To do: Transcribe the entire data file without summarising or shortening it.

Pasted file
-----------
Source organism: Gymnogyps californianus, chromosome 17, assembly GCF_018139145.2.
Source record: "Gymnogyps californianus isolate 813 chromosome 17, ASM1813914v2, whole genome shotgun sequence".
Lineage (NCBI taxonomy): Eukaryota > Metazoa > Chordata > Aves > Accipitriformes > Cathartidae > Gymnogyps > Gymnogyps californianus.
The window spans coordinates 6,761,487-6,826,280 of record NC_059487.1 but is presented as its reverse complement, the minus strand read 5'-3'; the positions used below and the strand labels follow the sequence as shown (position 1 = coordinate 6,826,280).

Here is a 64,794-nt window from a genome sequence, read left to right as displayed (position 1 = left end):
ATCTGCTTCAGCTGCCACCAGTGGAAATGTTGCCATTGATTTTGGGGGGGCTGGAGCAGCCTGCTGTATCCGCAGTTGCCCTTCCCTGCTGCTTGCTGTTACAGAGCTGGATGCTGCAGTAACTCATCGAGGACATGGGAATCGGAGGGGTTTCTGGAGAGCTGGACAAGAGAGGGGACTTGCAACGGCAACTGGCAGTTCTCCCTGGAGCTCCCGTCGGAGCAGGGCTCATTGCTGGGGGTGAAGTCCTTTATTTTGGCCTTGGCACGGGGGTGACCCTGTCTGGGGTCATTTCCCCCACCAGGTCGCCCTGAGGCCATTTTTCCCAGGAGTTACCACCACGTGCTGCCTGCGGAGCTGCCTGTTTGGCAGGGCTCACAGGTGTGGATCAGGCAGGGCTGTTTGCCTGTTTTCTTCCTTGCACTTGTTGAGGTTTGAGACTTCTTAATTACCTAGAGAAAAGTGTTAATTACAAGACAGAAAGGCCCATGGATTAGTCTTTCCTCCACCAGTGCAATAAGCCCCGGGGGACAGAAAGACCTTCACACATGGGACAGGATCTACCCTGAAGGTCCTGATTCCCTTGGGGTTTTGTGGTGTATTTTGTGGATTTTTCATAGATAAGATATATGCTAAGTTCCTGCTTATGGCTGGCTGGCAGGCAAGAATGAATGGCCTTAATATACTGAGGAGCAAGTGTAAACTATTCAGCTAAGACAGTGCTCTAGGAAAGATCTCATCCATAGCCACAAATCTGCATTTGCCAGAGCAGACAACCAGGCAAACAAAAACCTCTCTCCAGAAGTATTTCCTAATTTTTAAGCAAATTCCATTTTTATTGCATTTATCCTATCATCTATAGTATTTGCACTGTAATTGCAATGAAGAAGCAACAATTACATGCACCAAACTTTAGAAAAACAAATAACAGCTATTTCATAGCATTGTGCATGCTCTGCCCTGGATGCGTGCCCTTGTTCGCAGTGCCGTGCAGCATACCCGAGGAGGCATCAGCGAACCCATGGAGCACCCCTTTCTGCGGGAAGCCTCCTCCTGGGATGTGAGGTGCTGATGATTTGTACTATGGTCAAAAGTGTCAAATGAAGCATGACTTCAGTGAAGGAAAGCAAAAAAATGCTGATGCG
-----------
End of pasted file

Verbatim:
Source organism: Gymnogyps californianus, chromosome 17, assembly GCF_018139145.2.
Source record: "Gymnogyps californianus isolate 813 chromosome 17, ASM1813914v2, whole genome shotgun sequence".
Lineage (NCBI taxonomy): Eukaryota > Metazoa > Chordata > Aves > Accipitriformes > Cathartidae > Gymnogyps > Gymnogyps californianus.
The window spans coordinates 6,761,487-6,826,280 of record NC_059487.1 but is presented as its reverse complement, the minus strand read 5'-3'; the positions used below and the strand labels follow the sequence as shown (position 1 = coordinate 6,826,280).

Here is a 64,794-nt window from a genome sequence, read left to right as displayed (position 1 = left end):
ATCTGCTTCAGCTGCCACCAGTGGAAATGTTGCCATTGATTTTGGGGGGGCTGGAGCAGCCTGCTGTATCCGCAGTTGCCCTTCCCTGCTGCTTGCTGTTACAGAGCTGGATGCTGCAGTAACTCATCGAGGACATGGGAATCGGAGGGGTTTCTGGAGAGCTGGACAAGAGAGGGGACTTGCAACGGCAACTGGCAGTTCTCCCTGGAGCTCCCGTCGGAGCAGGGCTCATTGCTGGGGGTGAAGTCCTTTATTTTGGCCTTGGCACGGGGGTGACCCTGTCTGGGGTCATTTCCCCCACCAGGTCGCCCTGAGGCCATTTTTCCCAGGAGTTACCACCACGTGCTGCCTGCGGAGCTGCCTGTTTGGCAGGGCTCACAGGTGTGGATCAGGCAGGGCTGTTTGCCTGTTTTCTTCCTTGCACTTGTTGAGGTTTGAGACTTCTTAATTACCTAGAGAAAAGTGTTAATTACAAGACAGAAAGGCCCATGGATTAGTCTTTCCTCCACCAGTGCAATAAGCCCCGGGGGACAGAAAGACCTTCACACATGGGACAGGATCTACCCTGAAGGTCCTGATTCCCTTGGGGTTTTGTGGTGTATTTTGTGGATTTTTCATAGATAAGATATATGCTAAGTTCCTGCTTATGGCTGGCTGGCAGGCAAGAATGAATGGCCTTAATATACTGAGGAGCAAGTGTAAACTATTCAGCTAAGACAGTGCTCTAGGAAAGATCTCATCCATAGCCACAAATCTGCATTTGCCAGAGCAGACAACCAGGCAAACAAAAACCTCTCTCCAGAAGTATTTCCTAATTTTTAAGCAAATTCCATTTTTATTGCATTTATCCTATCATCTATAGTATTTGCACTGTAATTGCAATGAAGAAGCAACAATTACATGCACCAAACTTTAGAAAAACAAATAACAGCTATTTCATAGCATTGTGCATGCTCTGCCCTGGATGCGTGCCCTTGTTCGCAGTGCCGTGCAGCATACCCGAGGAGGCATCAGCGAACCCATGGAGCACCCCTTTCTGCGGGAAGCCTCCTCCTGGGATGTGAGGTGCTGATGATTTGTACTATGGTCAAAAGTGTCAAATGAAGCATGACTTCAGTGAAGGAAAGCAAAAAAATGCTGATGCG